The closet for the heater was made to resemble a clothes closet(new door, paint, and a light). It is not very big, but it is our second pantry where we keep bulk supplies and rotate supplies that are closer to expiration into it.
    Another space can be the hot water tank. When the unit goes bad, consider a tankless water heater replacement. The old tank can be used as a hiding place, or the cabinet or closet can be used for storage.

  2. If you go to your county Extension Service you may be able to go to a canning class there. I went and learned how to can and they even tested my pressure cooker for me. The costs are low. They have many valuable services that you many be interested in.

    1. Another good source for canning info, recipes and canning data is Rodale Presses “Stocking Up III”. it may be a little hard to find, but well worth the effort.

  3. Actually, having off site storage fairly close to your home is a good idea. Should a fire/flood disater hit your home you can have a secondary location so that all your stores are not lost…

  4. Being new to prepping I’m stockpiling water, medicines and first aid supplies, canned foods and dry food stuffs. My wife cans tomatoes and other veggies from the garden and I’m trying to copy some of the things I’ve seen on “Dommsday Preppers” on TV. Handling and storage of supplies is a problem, especially if you have a bad back. Rubbermaid and Sterling tubs hold a lot and stack well but they get heavy in a hurry. What I’ve found to be affordable and I think practical are five gallon orange plastic buckets from The Home Depot. The lids fit tight and I haven’t had a problem with insect pests so far. They stack well and even when they’re brim full they’re still light enough to manage safely. Storage has been restricted to the garage simply because we don’t have the room in the house beyond the pantry but I don’t think it’s any hotter in the garage than a lot of the warehouses I’ve been in where the stuff came from. I’d appreciate any suggestions.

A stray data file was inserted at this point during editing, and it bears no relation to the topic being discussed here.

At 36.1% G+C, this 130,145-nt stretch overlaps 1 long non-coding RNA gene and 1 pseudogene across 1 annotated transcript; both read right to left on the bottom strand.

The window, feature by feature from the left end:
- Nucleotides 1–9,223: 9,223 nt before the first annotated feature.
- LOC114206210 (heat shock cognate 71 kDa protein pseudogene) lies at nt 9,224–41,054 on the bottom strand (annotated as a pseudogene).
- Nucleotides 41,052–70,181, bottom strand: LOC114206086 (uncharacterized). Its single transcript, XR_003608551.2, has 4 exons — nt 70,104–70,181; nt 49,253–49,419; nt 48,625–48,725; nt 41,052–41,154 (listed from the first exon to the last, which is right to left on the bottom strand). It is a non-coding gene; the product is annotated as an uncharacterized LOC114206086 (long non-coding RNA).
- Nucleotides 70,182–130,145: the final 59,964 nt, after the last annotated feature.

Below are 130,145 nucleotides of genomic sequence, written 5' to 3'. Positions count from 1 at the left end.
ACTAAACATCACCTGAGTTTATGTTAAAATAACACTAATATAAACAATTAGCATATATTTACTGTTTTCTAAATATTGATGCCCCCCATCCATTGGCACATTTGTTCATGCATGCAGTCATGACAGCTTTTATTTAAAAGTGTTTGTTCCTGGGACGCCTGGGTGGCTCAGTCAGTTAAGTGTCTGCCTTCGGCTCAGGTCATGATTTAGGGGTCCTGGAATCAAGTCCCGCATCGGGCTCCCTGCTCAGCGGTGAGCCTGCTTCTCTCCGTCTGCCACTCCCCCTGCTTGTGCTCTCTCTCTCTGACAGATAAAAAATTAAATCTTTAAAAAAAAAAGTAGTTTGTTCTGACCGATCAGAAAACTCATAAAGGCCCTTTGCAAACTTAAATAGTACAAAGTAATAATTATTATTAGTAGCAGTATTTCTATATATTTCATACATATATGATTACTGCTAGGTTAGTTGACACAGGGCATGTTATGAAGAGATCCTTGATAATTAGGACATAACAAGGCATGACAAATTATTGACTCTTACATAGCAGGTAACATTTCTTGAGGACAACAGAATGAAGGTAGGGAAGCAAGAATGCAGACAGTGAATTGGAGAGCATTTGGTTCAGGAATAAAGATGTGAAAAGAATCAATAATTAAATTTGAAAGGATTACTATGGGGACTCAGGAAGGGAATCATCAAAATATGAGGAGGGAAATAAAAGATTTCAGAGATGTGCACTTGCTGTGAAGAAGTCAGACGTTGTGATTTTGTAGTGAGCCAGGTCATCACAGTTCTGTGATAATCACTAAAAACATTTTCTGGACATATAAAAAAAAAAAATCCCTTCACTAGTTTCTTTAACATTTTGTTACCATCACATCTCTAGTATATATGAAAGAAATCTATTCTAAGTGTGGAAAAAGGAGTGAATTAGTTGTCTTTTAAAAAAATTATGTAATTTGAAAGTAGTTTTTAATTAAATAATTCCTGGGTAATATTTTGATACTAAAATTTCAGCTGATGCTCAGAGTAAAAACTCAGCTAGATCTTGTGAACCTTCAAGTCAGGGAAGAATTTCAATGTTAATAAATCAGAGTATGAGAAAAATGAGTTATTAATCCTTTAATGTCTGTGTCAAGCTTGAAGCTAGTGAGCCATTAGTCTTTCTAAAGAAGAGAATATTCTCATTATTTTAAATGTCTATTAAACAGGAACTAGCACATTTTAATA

5. I knew an old women back in the early 70,s that had lived through the depression, she would can small bream fish with the bones still in. The bones would get soft like canned salmon. She only added salt, very good food if one needs to eat. She would not waste anything!!!

  6. The ideal temperature for long term food storage is 60 degrees, but that’s not practical for most of us. If you store it in your house and it’s around 72 degrees, it may not last quite as long, but it’s a lot better than keeping it in a hot garage or attic where the temperature will be much higher.

    When I started prepping, I bought a couple cheap shoe storage bins that slide under the bed, and I packed them with longer dated items to get it out of sight. I then emptied out a closet under the stairs that was full of junk, and cleaned out the back of a coat closet to get more storage space.

    The biggest thing I started doing was shopping by expiration date. Like the article says, but what you eat already- just buy more of it. For example, if your family goes through 2 boxes of cereal a month and the expiration date is 9 months away, then buy 4 boxes the next time you go to the store. That doesn’t work for milk and eggs, but it’s a great way to start stockpiling canned goods, which typically have a much longer shelf life. Then rotate it, so you eat the shortest dated stuff first.

  7. I have lots of space for storage but it is unheated and non airconditioned. How will this affect the shelf-life of non-perishable food?

  8. I’ll be waiting for the next steps. I have been tracking down recipes for canning meats, but as time has passed the ageing canners have been passing away. The main issue is finding people that have actually tasted the canned meats. What meats are tasty and which ones will be fit for the hog and chickens. I would love to see a list/chart that categorized by tastiness and ease of preparation. God blessed us with common seance. We just need to use it.

    Mike Richmond S.E. Indiana